Being an avid skier and snowboarder made me appreciate being outdoors and surrounded by nature. Snowboarding eventually led to surfing, which gave me a good reason, or perhaps excuse, to travel the world since waves are scarce in the Baltic. I’m not sure I would have travelled as much as I have if it wasn’t for chasing waves and crossing certain spots of my bucket list. It also fuelled my interest for photography and even if I have had many great travel companions through the years most journeys have been solo trips with my camera as my most trusted partner. Up until 2009 I was shooting on film so today I have a massive box filled to the rim with developed negatives and prints from my trips. This box is one out of four that are stored in an attic in Sweden and together they make up for all my worldly possessions, save a few surfboards and what I am currently carrying.

 

Damn I'm adding rummaging through your attic to my list of things to do in Sweden.. So when did you decide not to take the “normal” route through life?

The day I graduated high school was the best day of my life. Total freedom, the world at my feet kind of feeling. I immediately went travelling, southern France, Spain, Portugal, California - surfing and taking pictures. Short trips but it was very clear to me that the road made me very comfortable. At the time that was “normal”, many of my friends went travelling before moving on to further educations and careers. I just kept doing it a little longer. Eventually I caught up with the race, did my years in school, worked hard, got a diploma (though I never actually went to pick it up) and started working at a small architecture office in Stockholm. It was fun, I enjoyed it, it was all part of the exploring and I learned a lot though I struggled with the idea of being indoors so much and at the same place for extended periods of time.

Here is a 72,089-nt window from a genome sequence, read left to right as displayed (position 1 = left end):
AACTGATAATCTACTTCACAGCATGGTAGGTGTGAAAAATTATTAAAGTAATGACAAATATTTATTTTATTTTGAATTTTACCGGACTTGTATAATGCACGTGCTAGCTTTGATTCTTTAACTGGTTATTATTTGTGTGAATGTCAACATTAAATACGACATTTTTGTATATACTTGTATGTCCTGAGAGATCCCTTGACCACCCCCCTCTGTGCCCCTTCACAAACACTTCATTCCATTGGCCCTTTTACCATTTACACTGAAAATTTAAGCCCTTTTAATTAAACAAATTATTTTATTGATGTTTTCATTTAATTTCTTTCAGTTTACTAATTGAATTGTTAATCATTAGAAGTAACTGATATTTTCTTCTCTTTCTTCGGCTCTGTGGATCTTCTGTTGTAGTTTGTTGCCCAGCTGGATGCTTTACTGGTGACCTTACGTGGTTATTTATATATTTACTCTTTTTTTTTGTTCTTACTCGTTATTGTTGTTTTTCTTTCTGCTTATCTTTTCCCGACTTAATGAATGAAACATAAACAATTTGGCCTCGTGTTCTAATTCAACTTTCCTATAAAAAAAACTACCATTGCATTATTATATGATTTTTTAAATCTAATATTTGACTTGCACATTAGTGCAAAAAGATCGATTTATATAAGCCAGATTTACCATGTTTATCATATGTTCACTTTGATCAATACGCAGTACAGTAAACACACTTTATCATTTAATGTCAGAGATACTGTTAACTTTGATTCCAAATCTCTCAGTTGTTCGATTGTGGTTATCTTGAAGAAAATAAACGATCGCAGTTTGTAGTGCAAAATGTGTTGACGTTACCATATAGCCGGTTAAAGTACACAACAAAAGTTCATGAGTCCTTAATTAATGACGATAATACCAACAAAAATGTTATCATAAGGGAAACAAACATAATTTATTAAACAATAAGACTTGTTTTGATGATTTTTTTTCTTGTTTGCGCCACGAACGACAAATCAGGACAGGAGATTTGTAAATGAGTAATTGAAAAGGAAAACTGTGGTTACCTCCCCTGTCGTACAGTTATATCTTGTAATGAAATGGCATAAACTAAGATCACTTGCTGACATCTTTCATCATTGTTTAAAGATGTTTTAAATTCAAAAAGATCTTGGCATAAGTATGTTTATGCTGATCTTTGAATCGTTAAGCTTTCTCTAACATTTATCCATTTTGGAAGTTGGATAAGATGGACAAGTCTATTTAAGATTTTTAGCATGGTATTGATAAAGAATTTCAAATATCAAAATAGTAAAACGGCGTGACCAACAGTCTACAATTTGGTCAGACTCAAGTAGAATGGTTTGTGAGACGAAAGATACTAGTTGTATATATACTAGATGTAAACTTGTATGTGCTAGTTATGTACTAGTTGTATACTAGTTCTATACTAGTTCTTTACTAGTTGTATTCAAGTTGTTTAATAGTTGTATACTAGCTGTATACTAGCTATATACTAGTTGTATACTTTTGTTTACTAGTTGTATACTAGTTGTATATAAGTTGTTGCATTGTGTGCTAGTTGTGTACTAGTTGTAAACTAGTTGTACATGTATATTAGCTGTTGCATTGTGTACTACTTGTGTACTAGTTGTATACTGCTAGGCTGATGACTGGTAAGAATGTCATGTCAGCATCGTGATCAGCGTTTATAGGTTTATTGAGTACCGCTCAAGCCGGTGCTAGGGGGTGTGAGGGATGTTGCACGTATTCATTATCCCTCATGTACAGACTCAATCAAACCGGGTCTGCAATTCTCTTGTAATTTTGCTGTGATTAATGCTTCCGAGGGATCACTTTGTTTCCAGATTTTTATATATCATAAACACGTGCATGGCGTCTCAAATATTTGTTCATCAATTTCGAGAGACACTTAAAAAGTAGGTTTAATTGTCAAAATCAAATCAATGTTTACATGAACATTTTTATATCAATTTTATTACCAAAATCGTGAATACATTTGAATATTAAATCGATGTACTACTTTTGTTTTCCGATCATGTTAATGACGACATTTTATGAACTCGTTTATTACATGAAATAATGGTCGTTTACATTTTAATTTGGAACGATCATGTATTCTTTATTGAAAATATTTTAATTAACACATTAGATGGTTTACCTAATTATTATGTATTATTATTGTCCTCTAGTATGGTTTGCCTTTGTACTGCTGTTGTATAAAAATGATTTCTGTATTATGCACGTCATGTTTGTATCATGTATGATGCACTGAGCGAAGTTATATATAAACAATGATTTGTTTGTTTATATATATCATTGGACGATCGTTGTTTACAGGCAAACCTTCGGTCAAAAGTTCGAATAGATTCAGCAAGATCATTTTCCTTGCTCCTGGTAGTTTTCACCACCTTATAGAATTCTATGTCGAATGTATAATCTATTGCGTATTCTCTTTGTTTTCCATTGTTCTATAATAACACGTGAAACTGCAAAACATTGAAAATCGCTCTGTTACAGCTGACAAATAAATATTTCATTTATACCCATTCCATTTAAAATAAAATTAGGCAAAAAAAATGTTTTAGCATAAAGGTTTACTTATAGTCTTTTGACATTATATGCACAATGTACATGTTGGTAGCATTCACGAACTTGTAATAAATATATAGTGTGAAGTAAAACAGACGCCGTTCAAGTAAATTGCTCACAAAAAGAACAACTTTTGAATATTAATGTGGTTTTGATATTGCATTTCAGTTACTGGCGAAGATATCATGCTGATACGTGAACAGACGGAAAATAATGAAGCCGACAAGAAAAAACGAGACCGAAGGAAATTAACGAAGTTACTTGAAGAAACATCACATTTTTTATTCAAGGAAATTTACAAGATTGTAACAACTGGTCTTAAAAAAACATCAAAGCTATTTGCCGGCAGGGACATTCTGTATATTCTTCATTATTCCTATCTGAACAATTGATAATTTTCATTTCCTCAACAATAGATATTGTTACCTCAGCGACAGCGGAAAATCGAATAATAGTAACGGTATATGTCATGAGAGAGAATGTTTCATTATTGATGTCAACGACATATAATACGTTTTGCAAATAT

Not even a year after I had started working at the office I felt the need for some perspective and told myself that if I didn’t go then it would become a lot harder to go later. I just didn’t find the same peace of mind behind the desk as I would being on the road.